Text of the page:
Renaud Camus given a two-month suspended sentence
French author Renaud Camus was convicted of criticizing immigration and was given a two month suspended sentence. Camus was also ordered to "compensate" two anti-racist associations by paying them €1 800.
Published: January 20, 2020, 12:51 pm
The French writer had previously been convicted of inciting racial hatred in 2014. The author of the Le Grand Remplacement, describing the colonization of France (and more generally of Europe) by Islamic migrants, is no stranger to controversy.
Italian weekly La Verità reported that he was given a suspended sentence of two months and told to pay two anti-racist associations which were civil parties to the case – SOS Racisme and Licra – a hefty sum of money.
The judges found him guilty of “public incitement to hatred or violence by reason of origin, ethnicity, nation, race or religion through words, writings, images or public media by electronic means”.
The magistrates of the court of Auch cited the French intellectual’s speech delivered on 9 November 2017 in Colombey-les-deux Eglises, for the Conseil national de la résistance européenne, which Camus himself had shared on social networks.
“Immigration has become an invasion. The irreversible colonization is the demographic colonization, through the replacement of the population”.
He added: “Ethnic replacement, the Great Replacement, has been the most important event in the history of our country since it existed, since with other people the history, if it continues, will no longer be that of France.”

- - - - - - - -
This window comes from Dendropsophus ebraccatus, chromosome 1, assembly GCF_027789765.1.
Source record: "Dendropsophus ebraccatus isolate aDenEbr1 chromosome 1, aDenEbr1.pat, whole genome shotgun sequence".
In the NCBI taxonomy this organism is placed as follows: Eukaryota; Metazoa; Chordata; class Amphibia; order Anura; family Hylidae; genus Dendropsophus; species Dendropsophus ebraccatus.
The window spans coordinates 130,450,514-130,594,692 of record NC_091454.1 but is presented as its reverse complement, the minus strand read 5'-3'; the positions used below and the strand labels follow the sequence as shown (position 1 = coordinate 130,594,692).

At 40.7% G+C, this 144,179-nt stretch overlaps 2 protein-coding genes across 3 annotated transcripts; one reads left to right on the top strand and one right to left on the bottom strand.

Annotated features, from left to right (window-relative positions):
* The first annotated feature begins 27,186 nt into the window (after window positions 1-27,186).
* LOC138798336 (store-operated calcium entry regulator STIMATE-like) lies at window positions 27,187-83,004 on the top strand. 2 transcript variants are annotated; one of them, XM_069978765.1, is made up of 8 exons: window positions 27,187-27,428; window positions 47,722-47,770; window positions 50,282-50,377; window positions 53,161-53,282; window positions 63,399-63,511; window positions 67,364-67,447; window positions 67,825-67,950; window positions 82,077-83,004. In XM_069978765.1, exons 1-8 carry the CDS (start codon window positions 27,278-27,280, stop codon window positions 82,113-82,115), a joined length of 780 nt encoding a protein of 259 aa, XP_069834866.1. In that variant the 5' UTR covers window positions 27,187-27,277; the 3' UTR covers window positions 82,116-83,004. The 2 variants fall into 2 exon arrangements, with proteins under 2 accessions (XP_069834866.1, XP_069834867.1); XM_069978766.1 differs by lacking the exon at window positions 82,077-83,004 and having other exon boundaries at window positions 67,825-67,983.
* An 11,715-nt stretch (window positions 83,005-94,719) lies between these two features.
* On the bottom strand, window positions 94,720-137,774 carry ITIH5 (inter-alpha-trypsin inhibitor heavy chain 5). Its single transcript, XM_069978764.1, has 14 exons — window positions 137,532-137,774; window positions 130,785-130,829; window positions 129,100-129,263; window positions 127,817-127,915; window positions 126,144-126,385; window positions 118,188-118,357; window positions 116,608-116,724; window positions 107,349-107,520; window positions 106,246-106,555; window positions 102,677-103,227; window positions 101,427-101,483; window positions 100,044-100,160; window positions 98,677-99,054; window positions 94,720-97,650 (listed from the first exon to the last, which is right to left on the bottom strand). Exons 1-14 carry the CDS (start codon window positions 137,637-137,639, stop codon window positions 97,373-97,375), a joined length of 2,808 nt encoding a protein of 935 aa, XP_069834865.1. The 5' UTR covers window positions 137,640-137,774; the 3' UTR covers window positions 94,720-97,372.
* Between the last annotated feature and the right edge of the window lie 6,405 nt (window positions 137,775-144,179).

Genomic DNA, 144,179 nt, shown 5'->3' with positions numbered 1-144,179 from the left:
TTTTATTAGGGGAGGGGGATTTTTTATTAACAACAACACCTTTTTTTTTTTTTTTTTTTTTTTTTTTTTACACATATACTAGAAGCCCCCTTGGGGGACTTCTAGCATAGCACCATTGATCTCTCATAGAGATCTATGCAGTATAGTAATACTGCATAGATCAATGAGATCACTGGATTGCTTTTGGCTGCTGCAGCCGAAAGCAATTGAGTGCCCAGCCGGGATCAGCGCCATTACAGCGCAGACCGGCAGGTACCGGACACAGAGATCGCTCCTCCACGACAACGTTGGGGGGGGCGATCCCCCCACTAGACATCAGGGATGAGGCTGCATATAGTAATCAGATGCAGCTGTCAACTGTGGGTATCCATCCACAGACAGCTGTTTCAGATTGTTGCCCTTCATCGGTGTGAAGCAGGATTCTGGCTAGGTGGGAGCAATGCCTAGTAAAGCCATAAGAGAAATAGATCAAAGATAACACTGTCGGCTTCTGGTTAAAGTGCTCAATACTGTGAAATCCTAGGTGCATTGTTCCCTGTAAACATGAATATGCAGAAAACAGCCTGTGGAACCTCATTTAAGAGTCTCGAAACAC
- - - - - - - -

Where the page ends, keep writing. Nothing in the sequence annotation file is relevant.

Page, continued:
There are no French jihadists, he stressed, and “if they are jihadists they are not French”. What is needed is a National Council of Resistance, of European Resistance, because all European nations are invited to lead the struggle,” he said at the time.
Note that, despite his theories, Camus has kept his distance from Rudyard Kipling’s concept of the “white man’s burden” and the consideration that the white man is superior.
He said no one would find a word on racism in any of his books. He has neither been approached by so-called white supremacists: “I have nothing to do with them. They, on the other hand, have something to do with me, because, like me, they protest against the great replacement. But I disapprove of them, especially when they become terrorists.”
He concluded: “I am absolutely non-violent.”
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